Are Big Tax Increases Coming to California?

TaxesGavin Newsom’s election as governor and the expanded Democratic Party majorities in the Legislature have raised hopes in some quarters and fears in others that big tax increases may be on the horizon.

During his campaign for governor last year, Newsom pledged support for a variety of expensive public services, including universal health insurance coverage and universal pre-kindergarten care and education.

His initial budget offered only token appropriations for those and other items on his wish list, but were he to seriously pursue them, they would require tens of billions of dollars in new taxes each year.

Newsom has proposed a new tax on water to pay for cleaning up municipal water supplies in impoverished communities. Several other targeted taxes have also been introduced in the Legislature.

Meanwhile, an initiative has qualified for the 2020 ballot to undo some of Proposition 13’s property tax limits. The measure would create a “split roll,” removing the 2 percent annual cap on increases in assessed valuation for non-residential, non-agricultural commercial property, such as office building and shopping centers.

If passed, it would raise property taxes by perhaps $10 billion a year – a lot of money, certainly, but far short of what the most ambitious service expansions would need. However, the initial polling on the split-roll measure doesn’t bode well for its passage, and the commercial real estate industry has pledged to spend $100 million to defeat it.

The more likely avenue for big tax increases would be some version of tax reform, which Newsom has endorsed in principle.

However, it must contend with the simple fact that we Californians are, in the aggregate, already carrying one of the nation’s highest tax burdens and quite possibly the highest.

The Tax Foundation, a Washington-based organization that charts taxation trends, has California at No. 6 in state and local tax burden as a percentage of personal income, the most accepted method of comparison. It pegs Californians’ burden at 11 percent of personal income.

However, that’s based on 2012 data, so it is seven years out of date, and it does not include all forms of taxation.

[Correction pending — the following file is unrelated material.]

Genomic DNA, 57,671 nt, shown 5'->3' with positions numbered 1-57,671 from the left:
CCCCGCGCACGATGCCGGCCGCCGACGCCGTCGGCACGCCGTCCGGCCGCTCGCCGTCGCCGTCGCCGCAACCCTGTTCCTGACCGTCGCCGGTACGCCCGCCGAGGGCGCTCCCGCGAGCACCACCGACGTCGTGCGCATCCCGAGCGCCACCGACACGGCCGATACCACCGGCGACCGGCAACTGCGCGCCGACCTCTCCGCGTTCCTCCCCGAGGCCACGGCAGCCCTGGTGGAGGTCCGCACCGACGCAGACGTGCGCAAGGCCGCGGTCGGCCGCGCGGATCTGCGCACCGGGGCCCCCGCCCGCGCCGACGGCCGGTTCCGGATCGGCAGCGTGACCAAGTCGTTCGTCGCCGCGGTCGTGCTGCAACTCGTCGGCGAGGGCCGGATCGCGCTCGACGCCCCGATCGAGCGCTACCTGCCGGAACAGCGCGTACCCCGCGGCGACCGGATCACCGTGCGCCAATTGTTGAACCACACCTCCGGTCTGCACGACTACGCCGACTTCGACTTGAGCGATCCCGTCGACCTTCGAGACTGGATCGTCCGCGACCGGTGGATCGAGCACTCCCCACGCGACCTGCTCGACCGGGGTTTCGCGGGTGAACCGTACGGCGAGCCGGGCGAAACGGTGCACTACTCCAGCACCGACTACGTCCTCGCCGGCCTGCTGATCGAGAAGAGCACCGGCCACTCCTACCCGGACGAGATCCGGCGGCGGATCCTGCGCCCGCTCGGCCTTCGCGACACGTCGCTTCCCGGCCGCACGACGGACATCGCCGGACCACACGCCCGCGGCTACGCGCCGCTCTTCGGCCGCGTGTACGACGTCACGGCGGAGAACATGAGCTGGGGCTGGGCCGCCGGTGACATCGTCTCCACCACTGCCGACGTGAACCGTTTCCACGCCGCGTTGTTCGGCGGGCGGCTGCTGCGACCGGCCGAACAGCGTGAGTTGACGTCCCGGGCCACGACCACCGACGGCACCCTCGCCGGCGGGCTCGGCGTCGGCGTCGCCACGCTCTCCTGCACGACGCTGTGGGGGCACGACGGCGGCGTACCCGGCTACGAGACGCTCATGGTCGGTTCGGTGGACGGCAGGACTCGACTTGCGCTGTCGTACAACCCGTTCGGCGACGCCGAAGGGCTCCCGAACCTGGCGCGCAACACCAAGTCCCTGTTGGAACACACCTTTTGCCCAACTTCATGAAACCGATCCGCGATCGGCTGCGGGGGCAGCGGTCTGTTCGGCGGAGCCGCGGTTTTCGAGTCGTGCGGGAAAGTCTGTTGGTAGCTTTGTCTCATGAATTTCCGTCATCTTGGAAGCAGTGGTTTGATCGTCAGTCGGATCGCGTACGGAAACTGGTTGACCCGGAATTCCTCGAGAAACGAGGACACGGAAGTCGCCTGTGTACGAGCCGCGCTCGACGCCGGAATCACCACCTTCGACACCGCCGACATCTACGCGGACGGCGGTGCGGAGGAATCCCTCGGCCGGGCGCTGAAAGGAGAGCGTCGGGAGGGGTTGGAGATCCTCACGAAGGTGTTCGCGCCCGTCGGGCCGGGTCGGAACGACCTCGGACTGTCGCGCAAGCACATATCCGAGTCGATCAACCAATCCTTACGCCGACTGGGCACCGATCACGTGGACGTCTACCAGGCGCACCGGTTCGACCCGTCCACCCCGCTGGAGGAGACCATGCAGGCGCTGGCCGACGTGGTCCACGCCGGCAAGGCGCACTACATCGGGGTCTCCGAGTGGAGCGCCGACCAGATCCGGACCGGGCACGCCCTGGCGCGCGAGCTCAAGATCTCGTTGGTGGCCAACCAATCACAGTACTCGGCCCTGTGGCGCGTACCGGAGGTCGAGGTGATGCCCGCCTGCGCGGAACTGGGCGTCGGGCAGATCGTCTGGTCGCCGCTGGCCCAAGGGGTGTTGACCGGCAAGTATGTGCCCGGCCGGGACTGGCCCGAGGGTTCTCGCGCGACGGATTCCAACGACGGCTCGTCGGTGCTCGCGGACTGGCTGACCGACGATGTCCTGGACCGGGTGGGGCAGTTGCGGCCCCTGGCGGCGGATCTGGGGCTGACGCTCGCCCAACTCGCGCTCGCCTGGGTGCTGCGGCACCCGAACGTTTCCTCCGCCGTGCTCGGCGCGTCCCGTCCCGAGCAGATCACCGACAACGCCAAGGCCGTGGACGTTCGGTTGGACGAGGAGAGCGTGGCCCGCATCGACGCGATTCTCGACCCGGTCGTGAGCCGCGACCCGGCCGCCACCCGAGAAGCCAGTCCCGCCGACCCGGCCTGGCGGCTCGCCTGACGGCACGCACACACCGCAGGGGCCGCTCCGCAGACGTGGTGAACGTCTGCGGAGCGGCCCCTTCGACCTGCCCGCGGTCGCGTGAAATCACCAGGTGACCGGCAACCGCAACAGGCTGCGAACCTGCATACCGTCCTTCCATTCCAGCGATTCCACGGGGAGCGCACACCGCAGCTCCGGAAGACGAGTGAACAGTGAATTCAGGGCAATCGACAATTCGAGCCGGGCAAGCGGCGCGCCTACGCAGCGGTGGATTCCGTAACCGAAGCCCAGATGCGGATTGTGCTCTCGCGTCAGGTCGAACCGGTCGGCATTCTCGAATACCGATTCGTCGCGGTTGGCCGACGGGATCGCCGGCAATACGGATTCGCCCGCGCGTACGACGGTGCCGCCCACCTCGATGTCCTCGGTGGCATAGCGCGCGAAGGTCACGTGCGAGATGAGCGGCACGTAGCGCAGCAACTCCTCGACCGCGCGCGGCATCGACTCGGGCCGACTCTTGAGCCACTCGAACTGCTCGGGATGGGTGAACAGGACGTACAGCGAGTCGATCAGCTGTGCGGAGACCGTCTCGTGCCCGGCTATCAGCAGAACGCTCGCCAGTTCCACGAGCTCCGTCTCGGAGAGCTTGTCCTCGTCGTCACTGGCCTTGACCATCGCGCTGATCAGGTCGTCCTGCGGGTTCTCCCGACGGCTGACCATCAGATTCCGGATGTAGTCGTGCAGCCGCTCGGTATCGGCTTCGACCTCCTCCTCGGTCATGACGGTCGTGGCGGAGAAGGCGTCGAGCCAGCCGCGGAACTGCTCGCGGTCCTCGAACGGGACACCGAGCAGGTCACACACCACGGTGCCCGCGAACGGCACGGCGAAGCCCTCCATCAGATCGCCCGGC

A more up-to-date estimate is that California’s state and local governments collect about $325 billion a year in taxes, and that works out to 12.5 percent of personal income, estimated by the state as $2.6 trillion this year, thus putting us very near the top of the states.

So, assuming that Newsom and his fellow Democrats in the Legislature want a bigger tax bite to finance their expansionist ambitions, what form would it take?

Income taxes? They already supply 71 percent of the state’s general fund revenues, half of them are paid by the top 1 percent of taxpayers and California already has the nation’s highest marginal tax rate, 13.3 percent on incomes over $1 million.

Sales taxes? We’re at or near the top in those rates as well, 10 percent in many communities.

Property taxes? That would require not just a split roll for commercial property, but voter permission to virtually repeal Proposition 13’s protections for homes, which polling indicates would be close to impossible.

The real world effect of a big tax increase, moreover, would be magnified by new federal tax laws that sharply limit deductions for state and local taxes, raising the likelihood of a political backlash.

So are we going to see a big tax increase? However much Newsom, et al, might want it, the political lift would be daunting.

This article was originally published by CalMatters.org